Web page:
Tuesday, 11 February 2014

The Iron Horse of the Apocalypse

There are 70 missing large and powerful steam locomotives in the UK which did not get scrapped, and they are not owned by any preservation lines. They were some of the most modern of their kind and built just before British Rail went fully diesel and electric. This anomaly has baffled both trainspotters and insurance brokers for decades.

Now here is where it gets fascinating. There are stories of railway men who were told to drive the locomotives to secret locations by the Ministry of Defence, and then the steam engines were shunted down sloping tracks into individual oil pits built for each loco. Completely submerging them in oil. The rail workers were then told to sign the Official Secrets Act and never mention anything about what happened ever again. Naturally, some did in time, and the story filtered out from the railway industry into the general public. 

Now why would (in the mid 1960's) the British Ministry of Defence (MoD) do this? The answer was to stockpile a strategic reserve of steam locomotives in case of nuclear war. In the event of a large EMP (Electro-Magnetic Pulse) from atomic explosions which would knock out all electrical powered networks and vehicles. This would also include ignition systems for combustion engined driven machines. 

The stored steam locomotives could be then hauled out of the oil pits (the oil storage bath was use to prevent rusting) and put almost immediately into service as good as new. This is not unique to the UK. The Soviets actually built a huge fleet of steam locomotives, once manufactured, were then immediately placed into storage - on remote lines and sidings in Siberia and throughout the former USSR - in case of nuclear war. The Swedes also had a preserved roster of locos for the same reason; in case of EMP knocking out their diesel and electric locomotives. 

To this day, rumours persist as to the whereabouts of the 70 missing British steam locos. The two main potential hiding sites most commonly mentioned are; near Bath in Somerset inside a tunnel - off a main tunnel - which was once an underground quarry. Another possible location is underneath a hill in Scotland. So many rural lines were closed under the Beeching Act in the early 1960's, that any number of disused and sealed tunnels could be hiding these engines within their oily slumber waiting for the day when they were needed once more to roar out of the tunnel mouth and into service under the fiery, radiated skies of Britain's nuclear bedlam.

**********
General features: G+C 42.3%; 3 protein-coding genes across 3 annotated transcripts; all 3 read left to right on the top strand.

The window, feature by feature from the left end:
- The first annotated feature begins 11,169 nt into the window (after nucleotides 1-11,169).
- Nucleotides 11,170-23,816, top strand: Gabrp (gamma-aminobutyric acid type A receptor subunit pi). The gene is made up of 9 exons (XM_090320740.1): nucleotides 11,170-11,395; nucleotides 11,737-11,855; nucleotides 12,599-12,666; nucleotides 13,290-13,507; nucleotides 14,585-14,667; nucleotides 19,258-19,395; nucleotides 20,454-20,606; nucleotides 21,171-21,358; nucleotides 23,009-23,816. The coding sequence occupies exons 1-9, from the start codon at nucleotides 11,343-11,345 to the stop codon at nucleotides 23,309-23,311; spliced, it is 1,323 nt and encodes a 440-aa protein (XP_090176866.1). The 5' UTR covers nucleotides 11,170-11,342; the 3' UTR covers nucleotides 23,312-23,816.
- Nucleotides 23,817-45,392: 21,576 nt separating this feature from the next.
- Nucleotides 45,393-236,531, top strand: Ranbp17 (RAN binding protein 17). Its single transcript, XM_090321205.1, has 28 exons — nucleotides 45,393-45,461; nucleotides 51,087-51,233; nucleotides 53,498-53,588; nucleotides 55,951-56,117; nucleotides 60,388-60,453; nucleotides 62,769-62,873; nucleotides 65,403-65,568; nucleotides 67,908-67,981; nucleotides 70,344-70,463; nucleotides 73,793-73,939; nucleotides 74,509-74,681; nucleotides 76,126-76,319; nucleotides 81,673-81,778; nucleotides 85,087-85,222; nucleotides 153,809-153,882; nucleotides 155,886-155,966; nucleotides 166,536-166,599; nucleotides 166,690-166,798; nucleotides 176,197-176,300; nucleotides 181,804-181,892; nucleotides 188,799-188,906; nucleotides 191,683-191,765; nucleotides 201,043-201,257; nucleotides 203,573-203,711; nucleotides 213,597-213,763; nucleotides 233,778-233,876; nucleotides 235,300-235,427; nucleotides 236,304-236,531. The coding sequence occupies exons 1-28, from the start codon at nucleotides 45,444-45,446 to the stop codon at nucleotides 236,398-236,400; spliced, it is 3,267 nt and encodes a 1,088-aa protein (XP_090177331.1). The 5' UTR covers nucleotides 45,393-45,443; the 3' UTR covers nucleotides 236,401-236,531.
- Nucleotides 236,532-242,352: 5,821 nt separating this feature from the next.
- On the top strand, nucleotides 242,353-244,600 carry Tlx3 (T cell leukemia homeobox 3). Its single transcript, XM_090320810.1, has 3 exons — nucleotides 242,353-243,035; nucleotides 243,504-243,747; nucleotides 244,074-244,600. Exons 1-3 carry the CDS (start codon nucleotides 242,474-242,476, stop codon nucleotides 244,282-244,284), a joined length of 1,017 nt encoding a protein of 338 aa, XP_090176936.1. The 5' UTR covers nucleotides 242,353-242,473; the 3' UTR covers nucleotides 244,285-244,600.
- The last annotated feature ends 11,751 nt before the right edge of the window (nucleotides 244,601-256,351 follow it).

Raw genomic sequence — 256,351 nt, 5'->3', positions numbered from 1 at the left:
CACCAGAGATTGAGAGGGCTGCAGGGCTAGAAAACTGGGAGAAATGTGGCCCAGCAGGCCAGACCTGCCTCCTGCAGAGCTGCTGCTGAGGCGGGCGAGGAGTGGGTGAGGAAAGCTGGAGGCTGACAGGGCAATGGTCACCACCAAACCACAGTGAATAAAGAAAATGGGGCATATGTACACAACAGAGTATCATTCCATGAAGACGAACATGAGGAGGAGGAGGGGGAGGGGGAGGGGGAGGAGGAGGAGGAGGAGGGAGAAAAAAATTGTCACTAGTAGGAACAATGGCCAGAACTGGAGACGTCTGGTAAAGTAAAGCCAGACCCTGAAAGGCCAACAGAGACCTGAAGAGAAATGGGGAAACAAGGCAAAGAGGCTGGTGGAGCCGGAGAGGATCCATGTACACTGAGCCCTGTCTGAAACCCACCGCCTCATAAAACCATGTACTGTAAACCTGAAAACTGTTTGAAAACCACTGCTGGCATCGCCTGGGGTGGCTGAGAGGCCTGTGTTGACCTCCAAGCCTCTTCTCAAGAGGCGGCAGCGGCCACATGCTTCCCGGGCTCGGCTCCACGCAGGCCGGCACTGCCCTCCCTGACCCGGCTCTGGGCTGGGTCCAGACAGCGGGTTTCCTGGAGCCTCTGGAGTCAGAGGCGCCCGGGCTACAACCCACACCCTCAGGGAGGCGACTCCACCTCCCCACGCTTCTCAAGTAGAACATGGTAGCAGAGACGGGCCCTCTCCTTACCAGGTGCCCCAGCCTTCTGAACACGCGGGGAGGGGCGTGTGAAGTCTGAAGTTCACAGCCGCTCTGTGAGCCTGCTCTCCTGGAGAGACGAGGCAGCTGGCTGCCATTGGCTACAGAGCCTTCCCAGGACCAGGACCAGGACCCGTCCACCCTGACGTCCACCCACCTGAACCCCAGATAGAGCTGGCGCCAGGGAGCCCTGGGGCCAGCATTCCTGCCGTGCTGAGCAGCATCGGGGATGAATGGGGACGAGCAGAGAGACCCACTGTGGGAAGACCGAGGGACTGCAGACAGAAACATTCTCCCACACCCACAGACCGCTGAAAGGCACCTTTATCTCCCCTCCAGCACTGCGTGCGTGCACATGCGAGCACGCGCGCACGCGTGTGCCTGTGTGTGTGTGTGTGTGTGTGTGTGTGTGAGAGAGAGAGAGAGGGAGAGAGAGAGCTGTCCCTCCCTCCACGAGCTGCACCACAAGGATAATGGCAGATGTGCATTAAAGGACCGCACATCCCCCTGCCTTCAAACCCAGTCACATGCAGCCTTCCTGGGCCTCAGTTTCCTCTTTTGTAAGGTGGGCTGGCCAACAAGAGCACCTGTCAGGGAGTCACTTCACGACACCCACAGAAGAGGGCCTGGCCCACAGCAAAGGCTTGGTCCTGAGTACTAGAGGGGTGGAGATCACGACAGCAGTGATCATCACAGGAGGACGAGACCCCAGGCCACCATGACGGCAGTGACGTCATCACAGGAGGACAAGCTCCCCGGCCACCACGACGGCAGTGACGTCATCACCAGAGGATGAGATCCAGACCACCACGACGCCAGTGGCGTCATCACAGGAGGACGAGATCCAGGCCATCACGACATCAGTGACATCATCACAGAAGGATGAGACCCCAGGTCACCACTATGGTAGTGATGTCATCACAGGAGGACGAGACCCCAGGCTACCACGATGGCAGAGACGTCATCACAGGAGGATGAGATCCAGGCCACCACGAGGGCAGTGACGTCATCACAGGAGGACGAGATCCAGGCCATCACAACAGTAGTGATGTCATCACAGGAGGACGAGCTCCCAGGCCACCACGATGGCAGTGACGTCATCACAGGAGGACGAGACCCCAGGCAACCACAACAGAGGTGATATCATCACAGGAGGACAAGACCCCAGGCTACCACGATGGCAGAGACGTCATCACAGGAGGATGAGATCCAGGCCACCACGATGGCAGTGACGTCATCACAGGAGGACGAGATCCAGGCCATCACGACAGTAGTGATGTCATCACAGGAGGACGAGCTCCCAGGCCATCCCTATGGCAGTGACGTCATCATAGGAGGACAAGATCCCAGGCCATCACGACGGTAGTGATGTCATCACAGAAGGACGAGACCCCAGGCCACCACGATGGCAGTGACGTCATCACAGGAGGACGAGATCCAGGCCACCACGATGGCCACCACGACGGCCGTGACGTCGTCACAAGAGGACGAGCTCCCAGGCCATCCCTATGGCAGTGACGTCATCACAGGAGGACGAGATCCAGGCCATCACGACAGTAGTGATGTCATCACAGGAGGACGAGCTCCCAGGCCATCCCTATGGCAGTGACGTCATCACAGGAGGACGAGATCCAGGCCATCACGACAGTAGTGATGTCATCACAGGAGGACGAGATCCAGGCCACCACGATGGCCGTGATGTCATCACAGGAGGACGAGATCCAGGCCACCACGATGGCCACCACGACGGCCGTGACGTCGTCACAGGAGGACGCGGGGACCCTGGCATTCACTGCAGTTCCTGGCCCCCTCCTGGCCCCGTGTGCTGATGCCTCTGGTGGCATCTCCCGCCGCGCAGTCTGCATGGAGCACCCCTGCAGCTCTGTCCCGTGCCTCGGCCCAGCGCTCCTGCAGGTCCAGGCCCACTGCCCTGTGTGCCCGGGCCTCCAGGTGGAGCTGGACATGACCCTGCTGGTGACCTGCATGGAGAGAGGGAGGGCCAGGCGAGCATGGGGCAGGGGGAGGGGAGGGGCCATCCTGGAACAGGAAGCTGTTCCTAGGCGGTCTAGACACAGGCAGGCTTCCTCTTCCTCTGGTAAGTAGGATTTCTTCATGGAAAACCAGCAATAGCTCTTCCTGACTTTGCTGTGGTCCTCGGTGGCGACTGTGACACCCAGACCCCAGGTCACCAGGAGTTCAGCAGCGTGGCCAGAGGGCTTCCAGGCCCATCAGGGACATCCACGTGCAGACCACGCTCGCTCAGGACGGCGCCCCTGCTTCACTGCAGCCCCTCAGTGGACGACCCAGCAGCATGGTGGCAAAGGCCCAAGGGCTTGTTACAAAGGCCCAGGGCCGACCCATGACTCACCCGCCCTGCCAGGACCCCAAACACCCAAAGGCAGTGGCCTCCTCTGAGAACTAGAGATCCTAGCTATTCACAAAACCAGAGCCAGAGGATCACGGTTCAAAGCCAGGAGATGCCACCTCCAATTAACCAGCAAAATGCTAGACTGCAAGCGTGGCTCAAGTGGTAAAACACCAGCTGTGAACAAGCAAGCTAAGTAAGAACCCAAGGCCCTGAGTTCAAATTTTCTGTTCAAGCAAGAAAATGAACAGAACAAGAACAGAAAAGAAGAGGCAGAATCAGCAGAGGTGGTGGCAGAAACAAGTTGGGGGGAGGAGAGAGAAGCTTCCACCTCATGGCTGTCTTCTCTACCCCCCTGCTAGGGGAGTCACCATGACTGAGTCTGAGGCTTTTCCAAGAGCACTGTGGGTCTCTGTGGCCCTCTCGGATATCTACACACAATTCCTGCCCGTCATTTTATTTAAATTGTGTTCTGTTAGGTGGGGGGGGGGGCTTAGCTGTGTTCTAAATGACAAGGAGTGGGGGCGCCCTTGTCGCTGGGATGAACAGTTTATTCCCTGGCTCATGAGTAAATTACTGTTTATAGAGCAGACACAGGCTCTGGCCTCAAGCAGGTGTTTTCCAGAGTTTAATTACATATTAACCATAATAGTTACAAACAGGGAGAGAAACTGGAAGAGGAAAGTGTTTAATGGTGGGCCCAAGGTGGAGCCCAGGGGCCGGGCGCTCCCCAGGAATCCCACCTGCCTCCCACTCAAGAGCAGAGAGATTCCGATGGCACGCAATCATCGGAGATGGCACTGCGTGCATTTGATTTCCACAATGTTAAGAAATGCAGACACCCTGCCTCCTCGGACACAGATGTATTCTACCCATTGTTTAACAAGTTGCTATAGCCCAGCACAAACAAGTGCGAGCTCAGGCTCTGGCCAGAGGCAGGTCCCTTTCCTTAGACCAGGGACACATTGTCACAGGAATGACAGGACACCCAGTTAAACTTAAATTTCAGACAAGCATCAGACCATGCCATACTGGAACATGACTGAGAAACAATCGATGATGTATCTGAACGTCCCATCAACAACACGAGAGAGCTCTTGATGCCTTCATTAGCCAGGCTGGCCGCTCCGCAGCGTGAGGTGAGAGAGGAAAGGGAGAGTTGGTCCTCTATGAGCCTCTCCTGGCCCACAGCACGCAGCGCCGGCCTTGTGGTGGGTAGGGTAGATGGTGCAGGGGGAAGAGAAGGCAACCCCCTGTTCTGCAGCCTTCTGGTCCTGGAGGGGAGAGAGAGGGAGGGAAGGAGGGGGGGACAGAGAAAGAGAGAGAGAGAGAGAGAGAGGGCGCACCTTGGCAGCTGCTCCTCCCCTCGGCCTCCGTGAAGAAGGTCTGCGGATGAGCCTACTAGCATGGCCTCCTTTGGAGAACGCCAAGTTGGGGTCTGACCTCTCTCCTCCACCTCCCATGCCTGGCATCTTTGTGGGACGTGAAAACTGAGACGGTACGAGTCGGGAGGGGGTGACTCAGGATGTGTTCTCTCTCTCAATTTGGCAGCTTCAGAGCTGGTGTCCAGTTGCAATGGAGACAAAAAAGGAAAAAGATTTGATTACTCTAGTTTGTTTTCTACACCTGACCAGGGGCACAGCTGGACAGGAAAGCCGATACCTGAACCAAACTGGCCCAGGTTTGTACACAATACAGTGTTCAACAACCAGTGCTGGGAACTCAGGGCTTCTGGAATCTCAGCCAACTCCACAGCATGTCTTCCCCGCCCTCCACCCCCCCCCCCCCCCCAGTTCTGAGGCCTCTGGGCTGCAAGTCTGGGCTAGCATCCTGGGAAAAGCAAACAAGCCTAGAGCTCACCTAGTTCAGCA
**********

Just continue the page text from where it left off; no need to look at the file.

It would also make sense to scatter the locomotives around the country rather than risk them all in one or two locations. This is what makes this 'urban legend' one of the most highly plausible - if not, almost 'romantic' - conspiracy theories around and one that deserves serious investigation. It's indeed remarkable to think of the idea of steam locomotives hauling trains through a post apocalyptic landscape of the future. But that is precisely the contingency that has been made.

Let's hope they remain within their oily sarcophagi.


  1. Actually, I think you are on to something there. Although do you think the variable threat of E.M.P. is much on the same level of Nuclear weapons where it might not happen by man, but by a natural solar occurrence like the 1859 Carrington Event? Would love to hear your thoughts.

    Also, I've been reading/following the likes of Vinay Gupta and Nassim Taleb who both seem to have a good stance on the realistic problem of modernity, which is it is very fragile, and most of the entire human population is not trained in old ways enough to survive a week, let alone a few days. Since I was in my early twenties I've thought in the back of my mind that the most dangerous thing in our lifetime could be our own lack of educational redundancy for those same old ways.

  2. I heard from someone that the US military has large (probably steam) locomotives stored as backup.

  3. Fascinating! I am now researching this online! Getting into outdoors pursuits and learning basic survival skills is v useful also learning local knowledge for example did you know elephants are repelled by burning old elephant dung. Also using your intelligence to weigh up risks is v imp say if you are crossing a river the speed of the water etc etc. Growing vegetables and hunting also.